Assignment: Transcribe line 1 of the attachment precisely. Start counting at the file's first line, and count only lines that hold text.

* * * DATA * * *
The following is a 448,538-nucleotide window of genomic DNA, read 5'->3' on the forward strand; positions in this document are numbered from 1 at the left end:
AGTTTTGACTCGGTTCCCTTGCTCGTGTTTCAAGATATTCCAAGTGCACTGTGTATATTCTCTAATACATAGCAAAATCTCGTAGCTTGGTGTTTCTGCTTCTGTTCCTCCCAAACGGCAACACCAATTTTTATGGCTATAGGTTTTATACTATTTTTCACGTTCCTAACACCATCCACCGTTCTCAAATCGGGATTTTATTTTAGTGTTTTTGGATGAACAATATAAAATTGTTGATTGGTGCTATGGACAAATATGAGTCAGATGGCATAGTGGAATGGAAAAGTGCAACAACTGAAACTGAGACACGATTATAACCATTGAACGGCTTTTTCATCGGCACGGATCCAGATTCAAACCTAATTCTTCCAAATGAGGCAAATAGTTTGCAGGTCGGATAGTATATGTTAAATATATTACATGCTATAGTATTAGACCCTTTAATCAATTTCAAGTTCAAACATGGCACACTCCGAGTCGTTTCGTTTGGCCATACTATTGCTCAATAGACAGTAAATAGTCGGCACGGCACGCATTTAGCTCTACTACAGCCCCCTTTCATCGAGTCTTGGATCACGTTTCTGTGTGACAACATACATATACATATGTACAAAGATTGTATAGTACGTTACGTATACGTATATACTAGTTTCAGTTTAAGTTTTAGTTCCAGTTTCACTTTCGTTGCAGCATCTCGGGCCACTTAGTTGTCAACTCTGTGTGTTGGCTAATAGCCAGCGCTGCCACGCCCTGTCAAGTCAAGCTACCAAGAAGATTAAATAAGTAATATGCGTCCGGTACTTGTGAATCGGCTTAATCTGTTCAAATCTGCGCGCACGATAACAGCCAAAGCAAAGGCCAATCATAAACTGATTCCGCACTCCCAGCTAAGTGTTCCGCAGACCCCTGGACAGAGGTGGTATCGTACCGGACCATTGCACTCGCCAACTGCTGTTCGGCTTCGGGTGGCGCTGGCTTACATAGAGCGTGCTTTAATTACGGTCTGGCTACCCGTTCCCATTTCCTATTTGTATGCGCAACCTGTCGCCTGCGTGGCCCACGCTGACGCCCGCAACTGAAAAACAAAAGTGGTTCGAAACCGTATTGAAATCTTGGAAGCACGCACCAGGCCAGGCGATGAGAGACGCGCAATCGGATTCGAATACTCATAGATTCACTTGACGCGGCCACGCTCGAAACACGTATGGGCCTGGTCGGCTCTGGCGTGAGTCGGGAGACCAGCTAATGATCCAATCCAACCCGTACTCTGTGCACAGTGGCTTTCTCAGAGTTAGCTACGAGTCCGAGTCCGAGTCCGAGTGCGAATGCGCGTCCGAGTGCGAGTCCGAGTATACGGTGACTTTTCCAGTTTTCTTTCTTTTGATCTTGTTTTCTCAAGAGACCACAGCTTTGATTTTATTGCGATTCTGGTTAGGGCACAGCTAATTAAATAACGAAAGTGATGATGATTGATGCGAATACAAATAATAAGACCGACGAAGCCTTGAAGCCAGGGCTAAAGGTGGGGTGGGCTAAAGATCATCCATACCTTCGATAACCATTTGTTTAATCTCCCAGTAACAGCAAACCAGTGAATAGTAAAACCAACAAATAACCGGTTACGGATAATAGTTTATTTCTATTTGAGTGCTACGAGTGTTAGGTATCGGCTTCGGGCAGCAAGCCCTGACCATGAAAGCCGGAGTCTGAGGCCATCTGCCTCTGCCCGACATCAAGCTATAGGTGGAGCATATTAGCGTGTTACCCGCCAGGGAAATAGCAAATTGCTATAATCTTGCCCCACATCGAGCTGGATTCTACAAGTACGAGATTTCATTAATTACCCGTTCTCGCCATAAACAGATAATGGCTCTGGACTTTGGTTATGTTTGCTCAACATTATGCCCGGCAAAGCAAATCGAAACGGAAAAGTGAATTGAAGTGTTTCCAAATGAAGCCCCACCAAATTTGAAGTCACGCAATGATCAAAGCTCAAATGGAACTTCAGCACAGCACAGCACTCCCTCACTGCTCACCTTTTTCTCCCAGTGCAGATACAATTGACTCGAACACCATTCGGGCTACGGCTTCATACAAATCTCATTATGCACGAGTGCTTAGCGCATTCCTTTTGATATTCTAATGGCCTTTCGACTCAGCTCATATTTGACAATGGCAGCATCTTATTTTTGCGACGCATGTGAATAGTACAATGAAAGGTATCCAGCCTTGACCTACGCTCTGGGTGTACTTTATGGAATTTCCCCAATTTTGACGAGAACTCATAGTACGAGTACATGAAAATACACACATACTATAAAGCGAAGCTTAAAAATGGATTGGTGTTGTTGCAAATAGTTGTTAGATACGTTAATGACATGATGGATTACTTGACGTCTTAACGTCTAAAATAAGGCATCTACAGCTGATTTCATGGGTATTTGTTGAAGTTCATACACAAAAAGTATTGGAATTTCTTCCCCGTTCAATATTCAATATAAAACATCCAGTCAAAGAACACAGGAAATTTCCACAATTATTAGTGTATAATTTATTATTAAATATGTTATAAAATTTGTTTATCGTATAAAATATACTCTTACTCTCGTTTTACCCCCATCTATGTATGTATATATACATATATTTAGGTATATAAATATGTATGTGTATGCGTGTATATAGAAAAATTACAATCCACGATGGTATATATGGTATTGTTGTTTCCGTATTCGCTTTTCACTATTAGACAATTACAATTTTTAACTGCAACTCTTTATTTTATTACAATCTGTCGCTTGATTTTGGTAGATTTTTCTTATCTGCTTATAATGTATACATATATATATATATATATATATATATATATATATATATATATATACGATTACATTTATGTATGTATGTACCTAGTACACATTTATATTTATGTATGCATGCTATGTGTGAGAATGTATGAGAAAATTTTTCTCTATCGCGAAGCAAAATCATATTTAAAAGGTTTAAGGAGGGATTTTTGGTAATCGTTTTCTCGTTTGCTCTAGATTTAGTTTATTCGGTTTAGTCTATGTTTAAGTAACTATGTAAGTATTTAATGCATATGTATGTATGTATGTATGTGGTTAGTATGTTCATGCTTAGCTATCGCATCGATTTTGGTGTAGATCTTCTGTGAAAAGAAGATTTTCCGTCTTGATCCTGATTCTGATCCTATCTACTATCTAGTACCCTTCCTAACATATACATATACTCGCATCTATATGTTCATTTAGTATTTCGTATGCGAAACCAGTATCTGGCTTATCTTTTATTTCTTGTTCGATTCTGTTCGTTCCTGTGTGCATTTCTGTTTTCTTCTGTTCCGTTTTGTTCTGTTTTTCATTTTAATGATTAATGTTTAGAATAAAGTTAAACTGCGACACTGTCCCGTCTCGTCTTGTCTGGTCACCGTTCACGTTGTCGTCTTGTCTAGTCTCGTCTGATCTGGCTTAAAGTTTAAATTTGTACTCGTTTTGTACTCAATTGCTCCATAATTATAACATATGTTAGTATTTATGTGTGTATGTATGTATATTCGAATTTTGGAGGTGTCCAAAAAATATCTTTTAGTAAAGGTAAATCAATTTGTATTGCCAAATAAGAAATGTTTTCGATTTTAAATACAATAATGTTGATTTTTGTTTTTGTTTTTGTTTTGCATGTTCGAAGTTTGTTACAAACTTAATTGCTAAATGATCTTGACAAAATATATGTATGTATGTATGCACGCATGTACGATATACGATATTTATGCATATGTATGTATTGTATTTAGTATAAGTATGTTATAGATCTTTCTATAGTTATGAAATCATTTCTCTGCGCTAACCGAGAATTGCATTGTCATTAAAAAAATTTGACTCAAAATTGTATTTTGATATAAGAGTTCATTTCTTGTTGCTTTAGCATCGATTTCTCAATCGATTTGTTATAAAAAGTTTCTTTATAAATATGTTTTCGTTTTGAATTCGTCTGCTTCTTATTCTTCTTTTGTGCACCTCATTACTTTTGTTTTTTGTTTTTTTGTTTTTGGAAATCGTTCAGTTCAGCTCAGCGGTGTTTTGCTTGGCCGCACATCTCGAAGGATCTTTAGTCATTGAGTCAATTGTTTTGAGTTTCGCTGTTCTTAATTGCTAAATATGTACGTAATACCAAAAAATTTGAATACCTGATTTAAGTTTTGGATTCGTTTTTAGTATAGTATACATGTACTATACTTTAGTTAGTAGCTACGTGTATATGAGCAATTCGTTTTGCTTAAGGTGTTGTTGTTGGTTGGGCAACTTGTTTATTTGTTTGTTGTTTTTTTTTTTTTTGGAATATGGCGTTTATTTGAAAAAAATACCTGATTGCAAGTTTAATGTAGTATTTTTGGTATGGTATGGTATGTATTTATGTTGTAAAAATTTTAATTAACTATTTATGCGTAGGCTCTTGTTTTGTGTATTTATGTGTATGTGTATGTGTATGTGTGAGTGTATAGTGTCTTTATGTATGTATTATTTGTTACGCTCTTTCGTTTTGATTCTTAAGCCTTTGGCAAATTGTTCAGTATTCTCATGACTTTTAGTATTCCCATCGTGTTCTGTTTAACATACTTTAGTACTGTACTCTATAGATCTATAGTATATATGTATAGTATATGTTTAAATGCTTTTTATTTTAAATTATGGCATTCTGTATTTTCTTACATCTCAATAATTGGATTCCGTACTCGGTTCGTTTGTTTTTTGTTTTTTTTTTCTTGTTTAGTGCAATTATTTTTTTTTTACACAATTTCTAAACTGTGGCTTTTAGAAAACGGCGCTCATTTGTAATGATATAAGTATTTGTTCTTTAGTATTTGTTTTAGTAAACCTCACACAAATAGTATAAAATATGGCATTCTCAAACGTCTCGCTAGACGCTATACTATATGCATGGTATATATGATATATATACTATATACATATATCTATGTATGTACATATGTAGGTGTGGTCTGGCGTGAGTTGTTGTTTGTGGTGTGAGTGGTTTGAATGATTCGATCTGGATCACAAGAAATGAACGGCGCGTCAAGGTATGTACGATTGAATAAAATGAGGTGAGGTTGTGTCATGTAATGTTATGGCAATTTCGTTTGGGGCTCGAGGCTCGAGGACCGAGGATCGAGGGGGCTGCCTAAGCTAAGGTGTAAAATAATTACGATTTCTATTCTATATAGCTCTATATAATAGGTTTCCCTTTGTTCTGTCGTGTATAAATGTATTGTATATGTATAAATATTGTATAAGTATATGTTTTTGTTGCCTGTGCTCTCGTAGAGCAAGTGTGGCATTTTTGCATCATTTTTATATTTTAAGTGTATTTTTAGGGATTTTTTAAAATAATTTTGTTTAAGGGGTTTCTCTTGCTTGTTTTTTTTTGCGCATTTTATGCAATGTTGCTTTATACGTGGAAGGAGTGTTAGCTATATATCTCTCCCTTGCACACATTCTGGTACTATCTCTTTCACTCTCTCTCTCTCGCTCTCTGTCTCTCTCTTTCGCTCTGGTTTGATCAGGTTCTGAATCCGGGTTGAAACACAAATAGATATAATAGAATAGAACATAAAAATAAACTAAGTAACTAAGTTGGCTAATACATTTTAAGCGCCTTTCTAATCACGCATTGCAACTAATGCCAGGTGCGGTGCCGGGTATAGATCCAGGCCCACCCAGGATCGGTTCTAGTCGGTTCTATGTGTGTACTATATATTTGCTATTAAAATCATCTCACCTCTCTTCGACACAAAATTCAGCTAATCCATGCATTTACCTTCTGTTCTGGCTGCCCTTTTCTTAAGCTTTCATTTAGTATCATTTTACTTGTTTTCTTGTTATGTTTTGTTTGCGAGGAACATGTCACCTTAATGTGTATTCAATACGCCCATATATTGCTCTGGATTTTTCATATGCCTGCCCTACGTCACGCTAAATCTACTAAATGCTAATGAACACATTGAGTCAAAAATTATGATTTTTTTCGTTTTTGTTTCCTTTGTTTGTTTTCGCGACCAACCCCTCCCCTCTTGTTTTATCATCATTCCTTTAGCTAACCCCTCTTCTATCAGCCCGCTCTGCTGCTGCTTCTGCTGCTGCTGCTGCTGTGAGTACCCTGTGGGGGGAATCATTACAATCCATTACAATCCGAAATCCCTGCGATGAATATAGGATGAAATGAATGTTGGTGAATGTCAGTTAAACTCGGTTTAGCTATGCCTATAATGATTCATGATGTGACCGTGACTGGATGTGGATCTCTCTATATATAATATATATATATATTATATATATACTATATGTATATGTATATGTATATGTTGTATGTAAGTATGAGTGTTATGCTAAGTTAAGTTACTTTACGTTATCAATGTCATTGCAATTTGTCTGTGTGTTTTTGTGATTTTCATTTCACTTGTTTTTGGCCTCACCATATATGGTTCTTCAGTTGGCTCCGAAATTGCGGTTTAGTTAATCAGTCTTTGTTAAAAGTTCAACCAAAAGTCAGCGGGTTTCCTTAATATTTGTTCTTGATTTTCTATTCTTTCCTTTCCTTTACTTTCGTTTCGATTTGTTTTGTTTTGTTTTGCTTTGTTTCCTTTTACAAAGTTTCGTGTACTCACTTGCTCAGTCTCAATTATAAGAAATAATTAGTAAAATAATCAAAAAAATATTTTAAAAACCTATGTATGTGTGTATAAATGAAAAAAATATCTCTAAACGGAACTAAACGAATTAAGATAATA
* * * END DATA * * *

The following is a 448,538-nucleotide window of genomic DNA, read 5'->3' on the forward strand; positions in this document are numbered from 1 at the left end: